Wednesday, October 17, 2007
like no others
After Captain James Cook first sailed into Botany Bay in Australia, he noted his impressions of the Aborigines he encountered. Apparently most hardly paid any attention to the large and strange ship sailing into the bay. He wrote in his journal: "They may appear to be the most wretched people on earth, but in reality they are far happier than we Europeans. They live in a tranquility which is not disturbed by the inequality of condition: the earth and the sea of their own accord furnish them with all things necessary for life...they seemed to set no value upon anything we gave them, nor would they ever part with anything of their own...All they seem'd to want was for us to be gone." If only all those to settle Australia shared Cook's sensibilities.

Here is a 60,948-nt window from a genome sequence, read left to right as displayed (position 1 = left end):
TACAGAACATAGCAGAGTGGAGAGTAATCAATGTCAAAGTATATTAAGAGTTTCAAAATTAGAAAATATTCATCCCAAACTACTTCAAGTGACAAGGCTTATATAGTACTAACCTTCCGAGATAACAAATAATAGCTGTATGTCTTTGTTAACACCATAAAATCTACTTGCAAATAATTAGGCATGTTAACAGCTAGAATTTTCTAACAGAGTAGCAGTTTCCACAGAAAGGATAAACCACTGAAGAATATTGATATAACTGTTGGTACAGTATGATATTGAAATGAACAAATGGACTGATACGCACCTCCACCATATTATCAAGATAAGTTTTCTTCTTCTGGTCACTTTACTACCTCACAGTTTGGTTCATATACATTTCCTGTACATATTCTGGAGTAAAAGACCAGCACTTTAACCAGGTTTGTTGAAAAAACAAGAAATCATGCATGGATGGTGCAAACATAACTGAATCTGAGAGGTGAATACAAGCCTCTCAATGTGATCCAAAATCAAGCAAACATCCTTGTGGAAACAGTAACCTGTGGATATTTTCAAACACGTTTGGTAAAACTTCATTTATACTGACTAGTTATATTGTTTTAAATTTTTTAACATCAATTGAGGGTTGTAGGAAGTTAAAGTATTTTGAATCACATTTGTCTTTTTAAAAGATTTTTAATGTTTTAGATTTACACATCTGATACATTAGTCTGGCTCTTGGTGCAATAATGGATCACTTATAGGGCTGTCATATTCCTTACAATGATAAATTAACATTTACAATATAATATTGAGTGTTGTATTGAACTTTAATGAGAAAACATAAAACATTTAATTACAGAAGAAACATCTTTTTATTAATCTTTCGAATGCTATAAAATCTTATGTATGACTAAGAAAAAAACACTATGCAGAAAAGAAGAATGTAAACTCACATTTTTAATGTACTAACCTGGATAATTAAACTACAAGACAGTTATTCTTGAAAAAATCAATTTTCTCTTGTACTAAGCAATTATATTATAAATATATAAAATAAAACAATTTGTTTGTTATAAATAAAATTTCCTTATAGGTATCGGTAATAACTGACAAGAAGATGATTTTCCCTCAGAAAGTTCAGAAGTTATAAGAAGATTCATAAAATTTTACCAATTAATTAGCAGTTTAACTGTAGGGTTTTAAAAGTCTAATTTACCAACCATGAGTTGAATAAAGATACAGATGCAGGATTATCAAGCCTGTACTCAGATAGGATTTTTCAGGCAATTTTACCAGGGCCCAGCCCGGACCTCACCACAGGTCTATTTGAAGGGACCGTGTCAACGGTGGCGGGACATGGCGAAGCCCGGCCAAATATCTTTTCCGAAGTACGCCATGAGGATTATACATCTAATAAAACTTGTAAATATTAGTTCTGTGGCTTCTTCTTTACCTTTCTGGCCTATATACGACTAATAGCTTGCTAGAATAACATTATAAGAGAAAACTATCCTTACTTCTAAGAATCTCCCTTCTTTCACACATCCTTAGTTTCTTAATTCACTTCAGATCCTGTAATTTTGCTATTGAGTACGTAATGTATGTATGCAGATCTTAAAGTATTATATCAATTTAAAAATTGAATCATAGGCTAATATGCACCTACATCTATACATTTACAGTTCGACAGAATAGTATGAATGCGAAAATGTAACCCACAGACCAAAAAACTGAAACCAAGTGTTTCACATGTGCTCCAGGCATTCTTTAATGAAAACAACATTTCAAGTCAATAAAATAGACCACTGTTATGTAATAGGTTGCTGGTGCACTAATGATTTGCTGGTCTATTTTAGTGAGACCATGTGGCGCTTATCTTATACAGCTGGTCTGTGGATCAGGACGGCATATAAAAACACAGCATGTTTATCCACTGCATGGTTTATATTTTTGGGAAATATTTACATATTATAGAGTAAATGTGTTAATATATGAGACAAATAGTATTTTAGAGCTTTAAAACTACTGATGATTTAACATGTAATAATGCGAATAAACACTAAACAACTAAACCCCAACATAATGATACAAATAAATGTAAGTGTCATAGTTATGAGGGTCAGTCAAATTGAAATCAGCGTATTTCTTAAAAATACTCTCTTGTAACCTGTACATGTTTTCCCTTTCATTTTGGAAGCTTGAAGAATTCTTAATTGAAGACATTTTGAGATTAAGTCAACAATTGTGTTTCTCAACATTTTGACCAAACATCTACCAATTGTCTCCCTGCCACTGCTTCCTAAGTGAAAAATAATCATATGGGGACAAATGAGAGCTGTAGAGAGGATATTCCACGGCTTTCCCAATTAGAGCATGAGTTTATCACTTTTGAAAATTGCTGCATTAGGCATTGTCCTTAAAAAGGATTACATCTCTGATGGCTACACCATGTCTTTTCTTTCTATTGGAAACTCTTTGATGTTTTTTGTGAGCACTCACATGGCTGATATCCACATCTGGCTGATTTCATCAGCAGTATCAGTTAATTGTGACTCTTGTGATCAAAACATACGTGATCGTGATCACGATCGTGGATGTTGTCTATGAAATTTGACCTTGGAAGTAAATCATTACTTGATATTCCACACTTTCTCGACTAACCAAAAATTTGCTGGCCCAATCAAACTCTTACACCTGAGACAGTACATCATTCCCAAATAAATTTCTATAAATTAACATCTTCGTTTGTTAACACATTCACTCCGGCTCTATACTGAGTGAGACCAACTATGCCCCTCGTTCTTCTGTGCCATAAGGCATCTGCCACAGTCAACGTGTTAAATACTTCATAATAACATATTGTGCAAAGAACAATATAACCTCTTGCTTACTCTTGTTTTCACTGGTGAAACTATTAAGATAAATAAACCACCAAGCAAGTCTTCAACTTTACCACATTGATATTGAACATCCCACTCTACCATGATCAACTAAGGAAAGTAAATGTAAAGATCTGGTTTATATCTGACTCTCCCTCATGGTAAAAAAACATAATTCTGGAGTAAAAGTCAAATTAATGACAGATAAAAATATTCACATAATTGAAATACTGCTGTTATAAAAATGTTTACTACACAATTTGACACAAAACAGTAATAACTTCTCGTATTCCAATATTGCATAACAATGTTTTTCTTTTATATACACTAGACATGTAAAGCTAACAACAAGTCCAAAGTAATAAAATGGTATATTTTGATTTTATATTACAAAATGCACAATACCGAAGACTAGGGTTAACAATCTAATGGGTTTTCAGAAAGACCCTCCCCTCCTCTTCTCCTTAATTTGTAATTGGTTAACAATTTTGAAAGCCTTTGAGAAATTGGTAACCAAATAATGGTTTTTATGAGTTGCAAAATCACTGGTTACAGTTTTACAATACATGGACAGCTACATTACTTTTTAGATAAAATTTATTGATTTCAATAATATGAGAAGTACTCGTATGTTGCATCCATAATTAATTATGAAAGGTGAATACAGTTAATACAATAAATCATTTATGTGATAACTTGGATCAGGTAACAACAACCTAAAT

Perhaps these Aborigines somehow knew what their destiny would be with the arrival of the white man, and they generally ignored the strangers in the hope they would become disinterested and simply leave. But of course that's not how it worked out - ahead was disease, intentional poisonings, mass slaughter, hunting for sport, and cold-blooded murder (among other atrocities). The Aborigines were to be treated as subhuman, and at least on Tasmania, would be completely eradicated in a matter of decades. What's remarkable about these native people is just about everything. They lived almost as anarchists, typically with no chiefs or governing councils, possessed very little sense of property, had no clearly traceable ancestry to other people of Australasia, and were full of mysterious and unique traditions. We don't even know exactly how and when they came to Australia. It is almost as if they came from another planet...